Taking it to the next wrong, wrong level

Before Miriam left DSN I asked her to give me a post on Kevin.  In classic Miriam style, she says goodbye to fellow departing Deepling.

Kevin and I have been internet friends since the dawn of ocean blogular time, circa 2007. While I know the circumstances of his departure are sad, I want to highlight what I have always loved about Kevin – his love of the inappropriate. With Kevin around, I know that I will not be the most inappropriate person in the room – he is always willing to go there (TWSS). It’s so wrong, yet so right (TWSS). 

The post that really stands out in my mind years later? This one. Allow me to quote the first paragraph:

Castilla et al. (2007) are reporting in a recent PNAS article an interesting property of sea squirt pornography and local oceanography. I know, I’m a frequent purveyor of tunicate smut, but this utter filth may have consequences in the debates surrounding marine reserve design. These authors studied the spawning behavior of intertidal tunicates (Pyura praeputialis, an invasive) from chilean coasts. What they found will make all decent folk turn their insides out. These filthy denizens of the seas let it all out together in a mass orgy. Oh the indecency. Are you sure the children are asleep and not watching over your shoulder? You may want to tuck them in before continuing on.

Oh, but there’s more. How about Hardcore Snail Porn: Click Only if You Are 18 and Over, Walruses, Like Other Marine Mammals, Are Disgusting Little Perverts, and of course, Environment Shapes Barnacle Penis, which featured that classic line, “Barnacles are known as the John Holmes of the invertebrate world.”

But it was never smut for smut’s sake. (Well, ALMOST never.) Kevin once eloquently explained why he found the low road so useful:

While, as a parent, I can deeply understand the need to protect our children from pornography. There are certainly many helpful online tools and software that can monitor the browsings of the youth of america. But does the word “sex” connotate a sense of filth in our society’s undertone? Is our collective prudishness protecting of preventing children from understanding a basic concept in the organismal world? I hope not. Children will laugh and giggle if a teacher says penis. They will also chuckle and make silly jokes if they see a barnacle penis and learn how sea stars “do it”, but they learn something too. Heaven forbid we have fun and make fun of what we learn! I challenge educators and parents this week to read our posts and use them as an opportunity to discuss how important reproduction is to the animal kingdom. Bring up the bigger questions. Every animal does it in their own way, whether sexual or asexual, with the ultimate goal to secure their lineage.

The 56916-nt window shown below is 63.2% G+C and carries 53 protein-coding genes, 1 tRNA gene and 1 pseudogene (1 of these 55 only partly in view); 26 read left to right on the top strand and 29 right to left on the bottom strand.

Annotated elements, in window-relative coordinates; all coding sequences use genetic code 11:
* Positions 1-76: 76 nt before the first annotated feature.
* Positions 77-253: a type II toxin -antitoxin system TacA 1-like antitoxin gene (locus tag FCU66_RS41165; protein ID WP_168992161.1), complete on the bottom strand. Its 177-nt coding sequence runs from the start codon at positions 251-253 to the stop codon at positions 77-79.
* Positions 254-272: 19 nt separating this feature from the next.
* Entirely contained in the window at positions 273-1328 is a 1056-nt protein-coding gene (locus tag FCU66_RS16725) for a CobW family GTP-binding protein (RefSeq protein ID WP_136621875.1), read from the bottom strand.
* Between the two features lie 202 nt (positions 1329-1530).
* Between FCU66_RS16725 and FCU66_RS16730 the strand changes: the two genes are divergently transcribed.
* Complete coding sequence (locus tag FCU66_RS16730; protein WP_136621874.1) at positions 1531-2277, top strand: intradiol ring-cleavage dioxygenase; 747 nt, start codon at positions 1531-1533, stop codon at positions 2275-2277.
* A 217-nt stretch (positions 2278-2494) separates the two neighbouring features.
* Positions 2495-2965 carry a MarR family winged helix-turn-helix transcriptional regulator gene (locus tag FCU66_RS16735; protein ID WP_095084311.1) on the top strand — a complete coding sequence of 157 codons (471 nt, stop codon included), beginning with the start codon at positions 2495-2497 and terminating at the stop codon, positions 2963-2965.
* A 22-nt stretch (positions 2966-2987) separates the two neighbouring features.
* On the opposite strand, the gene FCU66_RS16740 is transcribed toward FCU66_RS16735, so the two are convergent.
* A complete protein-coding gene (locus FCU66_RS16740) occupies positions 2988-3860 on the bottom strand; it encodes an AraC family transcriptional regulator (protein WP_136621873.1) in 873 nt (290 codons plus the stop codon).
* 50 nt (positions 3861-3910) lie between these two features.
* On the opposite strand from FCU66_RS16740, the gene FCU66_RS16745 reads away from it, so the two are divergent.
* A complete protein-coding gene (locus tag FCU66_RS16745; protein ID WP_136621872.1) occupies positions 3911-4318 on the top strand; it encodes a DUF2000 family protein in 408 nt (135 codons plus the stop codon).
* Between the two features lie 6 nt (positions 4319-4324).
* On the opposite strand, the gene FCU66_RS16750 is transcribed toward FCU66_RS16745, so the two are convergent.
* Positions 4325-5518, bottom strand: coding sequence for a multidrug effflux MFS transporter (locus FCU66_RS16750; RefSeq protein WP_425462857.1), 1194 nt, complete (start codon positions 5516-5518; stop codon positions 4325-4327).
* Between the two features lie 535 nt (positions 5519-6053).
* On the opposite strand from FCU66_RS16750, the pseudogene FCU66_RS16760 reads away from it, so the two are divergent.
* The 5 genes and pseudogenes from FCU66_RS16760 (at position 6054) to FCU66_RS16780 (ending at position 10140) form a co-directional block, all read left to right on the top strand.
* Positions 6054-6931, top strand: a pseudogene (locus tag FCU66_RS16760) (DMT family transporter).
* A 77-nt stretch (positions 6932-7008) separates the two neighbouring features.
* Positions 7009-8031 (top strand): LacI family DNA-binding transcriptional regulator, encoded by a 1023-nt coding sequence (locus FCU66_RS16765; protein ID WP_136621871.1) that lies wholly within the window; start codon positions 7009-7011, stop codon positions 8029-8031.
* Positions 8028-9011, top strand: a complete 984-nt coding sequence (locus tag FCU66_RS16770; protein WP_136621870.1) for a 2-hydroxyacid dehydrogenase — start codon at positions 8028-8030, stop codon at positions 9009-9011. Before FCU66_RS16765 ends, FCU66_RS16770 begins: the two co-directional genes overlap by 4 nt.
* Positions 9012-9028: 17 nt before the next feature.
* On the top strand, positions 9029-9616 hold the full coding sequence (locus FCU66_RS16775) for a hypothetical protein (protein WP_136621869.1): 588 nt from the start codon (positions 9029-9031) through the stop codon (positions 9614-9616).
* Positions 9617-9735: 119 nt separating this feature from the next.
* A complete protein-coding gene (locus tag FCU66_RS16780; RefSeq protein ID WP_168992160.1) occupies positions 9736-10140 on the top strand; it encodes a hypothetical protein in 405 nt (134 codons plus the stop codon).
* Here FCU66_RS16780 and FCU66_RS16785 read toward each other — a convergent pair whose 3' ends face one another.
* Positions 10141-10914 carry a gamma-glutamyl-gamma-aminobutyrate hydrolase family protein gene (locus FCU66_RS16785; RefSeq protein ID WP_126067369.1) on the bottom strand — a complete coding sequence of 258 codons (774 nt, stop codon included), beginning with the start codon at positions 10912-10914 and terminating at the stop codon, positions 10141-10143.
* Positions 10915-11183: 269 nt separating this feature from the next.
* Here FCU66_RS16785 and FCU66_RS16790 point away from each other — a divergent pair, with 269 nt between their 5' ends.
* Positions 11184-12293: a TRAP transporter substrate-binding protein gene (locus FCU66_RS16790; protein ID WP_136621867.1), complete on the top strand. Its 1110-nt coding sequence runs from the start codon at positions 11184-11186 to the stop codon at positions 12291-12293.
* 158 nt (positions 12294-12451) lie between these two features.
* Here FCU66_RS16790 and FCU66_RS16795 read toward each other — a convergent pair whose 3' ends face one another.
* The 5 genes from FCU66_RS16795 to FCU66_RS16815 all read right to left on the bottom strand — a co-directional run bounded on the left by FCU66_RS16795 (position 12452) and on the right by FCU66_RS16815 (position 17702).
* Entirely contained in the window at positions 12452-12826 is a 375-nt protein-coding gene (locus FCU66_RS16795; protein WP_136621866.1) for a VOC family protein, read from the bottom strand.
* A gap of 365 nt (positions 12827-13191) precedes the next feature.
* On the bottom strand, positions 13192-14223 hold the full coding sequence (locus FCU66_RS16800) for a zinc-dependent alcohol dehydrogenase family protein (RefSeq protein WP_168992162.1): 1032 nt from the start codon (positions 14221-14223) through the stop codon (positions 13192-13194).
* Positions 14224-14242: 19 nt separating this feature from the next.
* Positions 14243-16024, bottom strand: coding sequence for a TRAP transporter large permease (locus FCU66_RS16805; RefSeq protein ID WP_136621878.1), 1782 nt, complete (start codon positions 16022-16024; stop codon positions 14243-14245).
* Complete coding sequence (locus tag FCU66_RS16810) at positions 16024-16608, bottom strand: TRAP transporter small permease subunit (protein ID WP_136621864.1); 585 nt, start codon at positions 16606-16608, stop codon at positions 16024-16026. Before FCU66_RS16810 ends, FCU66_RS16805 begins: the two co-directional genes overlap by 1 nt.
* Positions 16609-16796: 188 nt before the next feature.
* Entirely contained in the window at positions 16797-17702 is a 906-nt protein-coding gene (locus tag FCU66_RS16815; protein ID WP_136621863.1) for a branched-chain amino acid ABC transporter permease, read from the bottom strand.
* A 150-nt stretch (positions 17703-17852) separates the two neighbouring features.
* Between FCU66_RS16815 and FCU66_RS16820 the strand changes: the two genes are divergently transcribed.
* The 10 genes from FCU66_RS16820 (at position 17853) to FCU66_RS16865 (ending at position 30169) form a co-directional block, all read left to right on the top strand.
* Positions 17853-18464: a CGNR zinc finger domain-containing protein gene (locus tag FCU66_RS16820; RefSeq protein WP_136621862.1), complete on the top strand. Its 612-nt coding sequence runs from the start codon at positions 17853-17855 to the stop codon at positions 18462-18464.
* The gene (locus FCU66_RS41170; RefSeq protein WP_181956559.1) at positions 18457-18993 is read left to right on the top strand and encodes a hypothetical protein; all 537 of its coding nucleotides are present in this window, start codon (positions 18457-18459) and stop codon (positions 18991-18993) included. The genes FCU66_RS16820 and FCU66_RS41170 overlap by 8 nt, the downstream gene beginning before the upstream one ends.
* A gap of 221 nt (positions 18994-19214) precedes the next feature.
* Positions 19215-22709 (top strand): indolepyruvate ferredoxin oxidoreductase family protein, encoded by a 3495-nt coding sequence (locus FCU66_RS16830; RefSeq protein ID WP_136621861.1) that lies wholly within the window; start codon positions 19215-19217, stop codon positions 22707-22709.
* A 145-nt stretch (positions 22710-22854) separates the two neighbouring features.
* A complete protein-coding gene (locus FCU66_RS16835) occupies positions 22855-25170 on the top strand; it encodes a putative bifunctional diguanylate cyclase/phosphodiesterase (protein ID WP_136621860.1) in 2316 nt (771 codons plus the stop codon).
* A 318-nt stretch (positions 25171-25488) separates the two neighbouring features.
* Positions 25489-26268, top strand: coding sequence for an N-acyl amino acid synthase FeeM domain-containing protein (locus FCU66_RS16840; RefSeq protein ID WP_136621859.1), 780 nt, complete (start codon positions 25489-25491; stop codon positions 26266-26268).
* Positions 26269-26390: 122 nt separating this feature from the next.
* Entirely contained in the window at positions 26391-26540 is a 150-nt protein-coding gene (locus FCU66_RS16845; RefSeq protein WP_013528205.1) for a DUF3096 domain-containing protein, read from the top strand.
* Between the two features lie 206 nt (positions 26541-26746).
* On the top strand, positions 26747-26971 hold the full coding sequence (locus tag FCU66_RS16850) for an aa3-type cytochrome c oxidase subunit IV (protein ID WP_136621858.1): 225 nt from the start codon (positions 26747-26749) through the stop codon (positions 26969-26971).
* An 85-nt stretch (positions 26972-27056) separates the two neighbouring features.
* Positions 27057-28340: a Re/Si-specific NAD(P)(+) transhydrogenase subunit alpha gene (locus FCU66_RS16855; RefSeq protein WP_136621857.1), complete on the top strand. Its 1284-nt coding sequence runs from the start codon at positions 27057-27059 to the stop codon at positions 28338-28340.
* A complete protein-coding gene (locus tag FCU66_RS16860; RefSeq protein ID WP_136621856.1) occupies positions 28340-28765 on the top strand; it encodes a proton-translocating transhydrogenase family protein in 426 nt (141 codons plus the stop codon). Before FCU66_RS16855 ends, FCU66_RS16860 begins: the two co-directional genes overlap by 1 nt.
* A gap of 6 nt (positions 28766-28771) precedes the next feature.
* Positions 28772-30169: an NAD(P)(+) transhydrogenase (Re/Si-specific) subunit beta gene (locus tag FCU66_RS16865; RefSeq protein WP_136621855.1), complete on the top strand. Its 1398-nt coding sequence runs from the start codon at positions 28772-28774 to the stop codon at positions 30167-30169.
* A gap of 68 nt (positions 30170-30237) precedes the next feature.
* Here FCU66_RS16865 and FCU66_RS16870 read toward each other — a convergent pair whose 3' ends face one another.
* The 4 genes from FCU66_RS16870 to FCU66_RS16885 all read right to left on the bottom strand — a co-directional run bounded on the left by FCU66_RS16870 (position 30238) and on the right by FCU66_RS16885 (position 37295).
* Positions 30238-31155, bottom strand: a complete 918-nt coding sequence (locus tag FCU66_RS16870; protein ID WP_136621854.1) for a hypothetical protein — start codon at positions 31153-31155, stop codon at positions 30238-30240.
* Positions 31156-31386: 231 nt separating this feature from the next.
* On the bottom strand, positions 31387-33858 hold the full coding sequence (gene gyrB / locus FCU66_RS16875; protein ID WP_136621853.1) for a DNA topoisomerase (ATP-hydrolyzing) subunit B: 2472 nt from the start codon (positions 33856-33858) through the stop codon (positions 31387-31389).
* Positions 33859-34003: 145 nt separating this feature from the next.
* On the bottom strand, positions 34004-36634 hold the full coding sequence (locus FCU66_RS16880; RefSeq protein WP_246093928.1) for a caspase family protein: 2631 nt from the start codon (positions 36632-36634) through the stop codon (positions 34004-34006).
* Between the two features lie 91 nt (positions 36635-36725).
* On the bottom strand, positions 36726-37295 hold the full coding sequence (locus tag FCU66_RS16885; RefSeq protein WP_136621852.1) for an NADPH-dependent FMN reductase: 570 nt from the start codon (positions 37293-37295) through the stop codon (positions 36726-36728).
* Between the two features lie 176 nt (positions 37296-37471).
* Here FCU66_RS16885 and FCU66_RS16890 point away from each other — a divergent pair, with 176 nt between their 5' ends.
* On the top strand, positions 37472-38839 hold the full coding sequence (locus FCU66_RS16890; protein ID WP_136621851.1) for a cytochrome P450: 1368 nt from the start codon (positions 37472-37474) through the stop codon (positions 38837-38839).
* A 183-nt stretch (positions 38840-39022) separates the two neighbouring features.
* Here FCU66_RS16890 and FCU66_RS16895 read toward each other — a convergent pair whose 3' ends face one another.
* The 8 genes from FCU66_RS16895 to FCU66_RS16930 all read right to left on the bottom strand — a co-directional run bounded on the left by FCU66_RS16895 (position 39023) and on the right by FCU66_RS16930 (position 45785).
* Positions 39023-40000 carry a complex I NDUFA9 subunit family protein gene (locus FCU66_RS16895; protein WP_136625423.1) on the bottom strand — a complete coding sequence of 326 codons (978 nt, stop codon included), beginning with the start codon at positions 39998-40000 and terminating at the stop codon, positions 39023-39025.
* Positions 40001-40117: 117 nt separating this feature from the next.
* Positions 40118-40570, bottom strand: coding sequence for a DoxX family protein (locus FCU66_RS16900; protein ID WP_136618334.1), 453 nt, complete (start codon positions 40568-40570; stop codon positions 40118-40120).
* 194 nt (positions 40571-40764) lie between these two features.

And after all this, Kevin remains the only ocean blogger I know to be a successful science t-shirt model. I…may have bought a Beagle Project shirt after seeing this picture. Something about the combination of tattoos, a tall ship, and beer just made me want to buy that shirt.

We’ll miss you, Kevin. The internet is a much less scientifically filthy place without you. But I admit, I can’t WAIT to see how you market your beer.



Dr. M (1801 Posts)

Craig McClain is the Executive Director of the Lousiana University Marine Consortium. He has conducted deep-sea research for 20 years and published over 50 papers in the area. He has participated in and led dozens of oceanographic expeditions taken him to the Antarctic and the most remote regions of the Pacific and Atlantic. Craig’s research focuses on how energy drives the biology of marine invertebrates from individuals to ecosystems, specifically, seeking to uncover how organisms are adapted to different levels of carbon availability, i.e. food, and how this determines the kinds and number of species in different parts of the oceans. Additionally, Craig is obsessed with the size of things. Sometimes this translated into actually scientific research. Craig’s research has been featured on National Public Radio, Discovery Channel, Fox News, National Geographic and ABC News. In addition to his scientific research, Craig also advocates the need for scientists to connect with the public and is the founder and chief editor of the acclaimed Deep-Sea News (http://deepseanews.com/), a popular ocean-themed blog that has won numerous awards. His writing has been featured in Cosmos, Science Illustrated, American Scientist, Wired, Mental Floss, and the Open Lab: The Best Science Writing on the Web.